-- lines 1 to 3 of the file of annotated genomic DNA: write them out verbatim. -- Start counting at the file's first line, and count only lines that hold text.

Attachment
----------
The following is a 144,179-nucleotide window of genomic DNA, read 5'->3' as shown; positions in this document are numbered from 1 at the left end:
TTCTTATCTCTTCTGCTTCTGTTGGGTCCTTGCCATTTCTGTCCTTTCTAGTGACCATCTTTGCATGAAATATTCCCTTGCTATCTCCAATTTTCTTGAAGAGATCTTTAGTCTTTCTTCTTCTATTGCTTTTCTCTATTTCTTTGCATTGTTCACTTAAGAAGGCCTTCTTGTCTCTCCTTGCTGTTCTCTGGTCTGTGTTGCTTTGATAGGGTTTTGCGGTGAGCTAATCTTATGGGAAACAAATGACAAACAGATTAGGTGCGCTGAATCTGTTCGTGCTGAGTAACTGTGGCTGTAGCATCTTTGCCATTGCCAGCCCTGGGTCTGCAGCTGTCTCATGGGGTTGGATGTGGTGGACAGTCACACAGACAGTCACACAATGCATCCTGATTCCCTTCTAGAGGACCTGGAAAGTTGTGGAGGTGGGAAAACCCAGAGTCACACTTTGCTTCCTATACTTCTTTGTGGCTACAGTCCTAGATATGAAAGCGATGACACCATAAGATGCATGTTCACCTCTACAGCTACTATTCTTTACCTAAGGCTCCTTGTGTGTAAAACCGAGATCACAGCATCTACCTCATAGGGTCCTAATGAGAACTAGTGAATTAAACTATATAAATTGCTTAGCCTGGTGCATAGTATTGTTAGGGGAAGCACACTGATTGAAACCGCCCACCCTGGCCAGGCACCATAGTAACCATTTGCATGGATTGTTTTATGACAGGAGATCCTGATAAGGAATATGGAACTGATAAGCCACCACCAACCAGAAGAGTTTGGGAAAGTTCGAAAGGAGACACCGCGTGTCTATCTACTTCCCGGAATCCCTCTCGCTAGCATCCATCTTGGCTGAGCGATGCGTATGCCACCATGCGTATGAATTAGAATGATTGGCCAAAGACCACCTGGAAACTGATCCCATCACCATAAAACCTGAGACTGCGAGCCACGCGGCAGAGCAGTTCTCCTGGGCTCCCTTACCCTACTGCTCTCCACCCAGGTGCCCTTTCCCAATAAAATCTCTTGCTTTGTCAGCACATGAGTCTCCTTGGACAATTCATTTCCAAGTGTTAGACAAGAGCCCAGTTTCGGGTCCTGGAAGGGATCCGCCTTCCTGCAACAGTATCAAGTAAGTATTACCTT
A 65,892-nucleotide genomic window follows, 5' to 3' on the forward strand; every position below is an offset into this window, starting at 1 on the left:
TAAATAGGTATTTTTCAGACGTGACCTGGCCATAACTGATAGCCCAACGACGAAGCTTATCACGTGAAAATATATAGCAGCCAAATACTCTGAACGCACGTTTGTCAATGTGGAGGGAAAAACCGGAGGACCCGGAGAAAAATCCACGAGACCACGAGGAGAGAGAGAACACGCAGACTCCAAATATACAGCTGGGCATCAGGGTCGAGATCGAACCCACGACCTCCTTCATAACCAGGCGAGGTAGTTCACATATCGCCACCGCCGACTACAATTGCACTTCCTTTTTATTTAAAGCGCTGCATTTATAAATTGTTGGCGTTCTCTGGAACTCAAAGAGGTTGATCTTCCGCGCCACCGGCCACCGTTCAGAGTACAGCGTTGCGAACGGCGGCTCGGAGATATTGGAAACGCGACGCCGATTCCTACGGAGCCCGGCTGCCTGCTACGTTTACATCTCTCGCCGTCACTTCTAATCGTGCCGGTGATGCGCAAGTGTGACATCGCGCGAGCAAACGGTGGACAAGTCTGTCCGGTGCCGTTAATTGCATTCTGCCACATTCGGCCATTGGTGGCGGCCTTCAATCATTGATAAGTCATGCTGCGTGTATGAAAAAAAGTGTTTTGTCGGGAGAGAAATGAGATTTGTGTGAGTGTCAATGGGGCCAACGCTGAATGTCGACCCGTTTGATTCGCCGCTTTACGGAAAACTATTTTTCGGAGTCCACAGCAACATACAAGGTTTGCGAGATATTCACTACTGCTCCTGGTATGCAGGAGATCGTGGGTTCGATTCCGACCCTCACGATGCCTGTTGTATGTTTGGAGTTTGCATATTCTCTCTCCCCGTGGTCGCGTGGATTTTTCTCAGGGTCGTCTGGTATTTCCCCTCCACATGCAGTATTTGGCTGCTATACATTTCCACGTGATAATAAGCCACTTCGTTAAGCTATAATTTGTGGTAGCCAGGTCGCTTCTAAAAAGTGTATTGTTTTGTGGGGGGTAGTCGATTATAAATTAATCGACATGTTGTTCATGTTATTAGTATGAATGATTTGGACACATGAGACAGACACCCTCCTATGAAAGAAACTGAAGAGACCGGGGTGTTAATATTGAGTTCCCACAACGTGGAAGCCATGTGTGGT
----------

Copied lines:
The following is a 144,179-nucleotide window of genomic DNA, read 5'->3' as shown; positions in this document are numbered from 1 at the left end:
TTCTTATCTCTTCTGCTTCTGTTGGGTCCTTGCCATTTCTGTCCTTTCTAGTGACCATCTTTGCATGAAATATTCCCTTGCTATCTCCAATTTTCTTGAAGAGATCTTTAGTCTTTCTTCTTCTATTGCTTTTCTCTATTTCTTTGCATTGTTCACTTAAGAAGGCCTTCTTGTCTCTCCTTGCTGTTCTCTGGTCTGTGTTGCTTTGATAGGGTTTTGCGGTGAGCTAATCTTATGGGAAACAAATGACAAACAGATTAGGTGCGCTGAATCTGTTCGTGCTGAGTAACTGTGGCTGTAGCATCTTTGCCATTGCCAGCCCTGGGTCTGCAGCTGTCTCATGGGGTTGGATGTGGTGGACAGTCACACAGACAGTCACACAATGCATCCTGATTCCCTTCTAGAGGACCTGGAAAGTTGTGGAGGTGGGAAAACCCAGAGTCACACTTTGCTTCCTATACTTCTTTGTGGCTACAGTCCTAGATATGAAAGCGATGACACCATAAGATGCATGTTCACCTCTACAGCTACTATTCTTTACCTAAGGCTCCTTGTGTGTAAAACCGAGATCACAGCATCTACCTCATAGGGTCCTAATGAGAACTAGTGAATTAAACTATATAAATTGCTTAGCCTGGTGCATAGTATTGTTAGGGGAAGCACACTGATTGAAACCGCCCACCCTGGCCAGGCACCATAGTAACCATTTGCATGGATTGTTTTATGACAGGAGATCCTGATAAGGAATATGGAACTGATAAGCCACCACCAACCAGAAGAGTTTGGGAAAGTTCGAAAGGAGACACCGCGTGTCTATCTACTTCCCGGAATCCCTCTCGCTAGCATCCATCTTGGCTGAGCGATGCGTATGCCACCATGCGTATGAATTAGAATGATTGGCCAAAGACCACCTGGAAACTGATCCCATCACCATAAAACCTGAGACTGCGAGCCACGCGGCAGAGCAGTTCTCCTGGGCTCCCTTACCCTACTGCTCTCCACCCAGGTGCCCTTTCCCAATAAAATCTCTTGCTTTGTCAGCACATGAGTCTCCTTGGACAATTCATTTCCAAGTGTTAGACAAGAGCCCAGTTTCGGGTCCTGGAAGGGATCCGCCTTCCTGCAACAGTATCAAGTAAGTATTACCTT
A 65,892-nucleotide genomic window follows, 5' to 3' on the forward strand; every position below is an offset into this window, starting at 1 on the left: